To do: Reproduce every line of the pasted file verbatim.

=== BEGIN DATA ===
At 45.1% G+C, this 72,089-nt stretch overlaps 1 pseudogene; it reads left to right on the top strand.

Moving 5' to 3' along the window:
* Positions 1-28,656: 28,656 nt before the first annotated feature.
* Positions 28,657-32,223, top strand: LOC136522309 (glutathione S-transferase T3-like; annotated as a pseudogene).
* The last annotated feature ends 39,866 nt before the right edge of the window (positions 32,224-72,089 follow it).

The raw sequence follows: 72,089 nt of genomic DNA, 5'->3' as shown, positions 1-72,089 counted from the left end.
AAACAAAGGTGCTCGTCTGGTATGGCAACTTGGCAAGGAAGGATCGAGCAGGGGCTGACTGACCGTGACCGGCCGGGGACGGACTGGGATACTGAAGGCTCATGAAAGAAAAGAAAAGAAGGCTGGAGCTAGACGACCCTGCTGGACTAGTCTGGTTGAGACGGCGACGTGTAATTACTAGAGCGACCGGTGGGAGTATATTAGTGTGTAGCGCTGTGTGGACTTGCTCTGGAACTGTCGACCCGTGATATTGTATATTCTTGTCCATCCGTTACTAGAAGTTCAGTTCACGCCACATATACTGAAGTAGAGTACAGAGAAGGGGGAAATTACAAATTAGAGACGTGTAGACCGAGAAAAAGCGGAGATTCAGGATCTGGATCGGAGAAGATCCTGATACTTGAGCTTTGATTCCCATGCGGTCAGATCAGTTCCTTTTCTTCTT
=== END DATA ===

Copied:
At 45.1% G+C, this 72,089-nt stretch overlaps 1 pseudogene; it reads left to right on the top strand.

Moving 5' to 3' along the window:
* Positions 1-28,656: 28,656 nt before the first annotated feature.
* Positions 28,657-32,223, top strand: LOC136522309 (glutathione S-transferase T3-like; annotated as a pseudogene).
* The last annotated feature ends 39,866 nt before the right edge of the window (positions 32,224-72,089 follow it).

The raw sequence follows: 72,089 nt of genomic DNA, 5'->3' as shown, positions 1-72,089 counted from the left end.
AAACAAAGGTGCTCGTCTGGTATGGCAACTTGGCAAGGAAGGATCGAGCAGGGGCTGACTGACCGTGACCGGCCGGGGACGGACTGGGATACTGAAGGCTCATGAAAGAAAAGAAAAGAAGGCTGGAGCTAGACGACCCTGCTGGACTAGTCTGGTTGAGACGGCGACGTGTAATTACTAGAGCGACCGGTGGGAGTATATTAGTGTGTAGCGCTGTGTGGACTTGCTCTGGAACTGTCGACCCGTGATATTGTATATTCTTGTCCATCCGTTACTAGAAGTTCAGTTCACGCCACATATACTGAAGTAGAGTACAGAGAAGGGGGAAATTACAAATTAGAGACGTGTAGACCGAGAAAAAGCGGAGATTCAGGATCTGGATCGGAGAAGATCCTGATACTTGAGCTTTGATTCCCATGCGGTCAGATCAGTTCCTTTTCTTCTT